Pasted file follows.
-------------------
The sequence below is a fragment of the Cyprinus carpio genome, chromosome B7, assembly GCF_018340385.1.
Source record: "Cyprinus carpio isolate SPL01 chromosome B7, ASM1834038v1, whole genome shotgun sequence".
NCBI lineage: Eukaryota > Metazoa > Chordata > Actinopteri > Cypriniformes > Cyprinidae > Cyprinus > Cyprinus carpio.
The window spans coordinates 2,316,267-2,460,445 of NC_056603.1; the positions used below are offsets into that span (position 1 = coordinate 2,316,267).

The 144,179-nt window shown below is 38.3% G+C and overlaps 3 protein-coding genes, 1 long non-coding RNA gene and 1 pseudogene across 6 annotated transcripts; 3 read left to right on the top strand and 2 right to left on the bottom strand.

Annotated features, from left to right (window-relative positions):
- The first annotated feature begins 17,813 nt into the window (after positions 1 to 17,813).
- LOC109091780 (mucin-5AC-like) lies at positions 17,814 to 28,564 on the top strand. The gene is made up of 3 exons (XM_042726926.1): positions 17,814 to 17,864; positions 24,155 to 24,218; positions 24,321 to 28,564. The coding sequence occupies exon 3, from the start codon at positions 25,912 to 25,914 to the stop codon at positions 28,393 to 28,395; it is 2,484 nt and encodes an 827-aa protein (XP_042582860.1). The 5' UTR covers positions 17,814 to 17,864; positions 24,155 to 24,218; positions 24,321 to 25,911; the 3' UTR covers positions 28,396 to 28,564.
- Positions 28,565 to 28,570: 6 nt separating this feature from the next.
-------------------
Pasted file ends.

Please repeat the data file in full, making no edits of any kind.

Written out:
The sequence below is a fragment of the Cyprinus carpio genome, chromosome B7, assembly GCF_018340385.1.
Source record: "Cyprinus carpio isolate SPL01 chromosome B7, ASM1834038v1, whole genome shotgun sequence".
NCBI lineage: Eukaryota > Metazoa > Chordata > Actinopteri > Cypriniformes > Cyprinidae > Cyprinus > Cyprinus carpio.
The window spans coordinates 2,316,267-2,460,445 of NC_056603.1; the positions used below are offsets into that span (position 1 = coordinate 2,316,267).

The 144,179-nt window shown below is 38.3% G+C and overlaps 3 protein-coding genes, 1 long non-coding RNA gene and 1 pseudogene across 6 annotated transcripts; 3 read left to right on the top strand and 2 right to left on the bottom strand.

Annotated features, from left to right (window-relative positions):
- The first annotated feature begins 17,813 nt into the window (after positions 1 to 17,813).
- LOC109091780 (mucin-5AC-like) lies at positions 17,814 to 28,564 on the top strand. The gene is made up of 3 exons (XM_042726926.1): positions 17,814 to 17,864; positions 24,155 to 24,218; positions 24,321 to 28,564. The coding sequence occupies exon 3, from the start codon at positions 25,912 to 25,914 to the stop codon at positions 28,393 to 28,395; it is 2,484 nt and encodes an 827-aa protein (XP_042582860.1). The 5' UTR covers positions 17,814 to 17,864; positions 24,155 to 24,218; positions 24,321 to 25,911; the 3' UTR covers positions 28,396 to 28,564.
- Positions 28,565 to 28,570: 6 nt separating this feature from the next.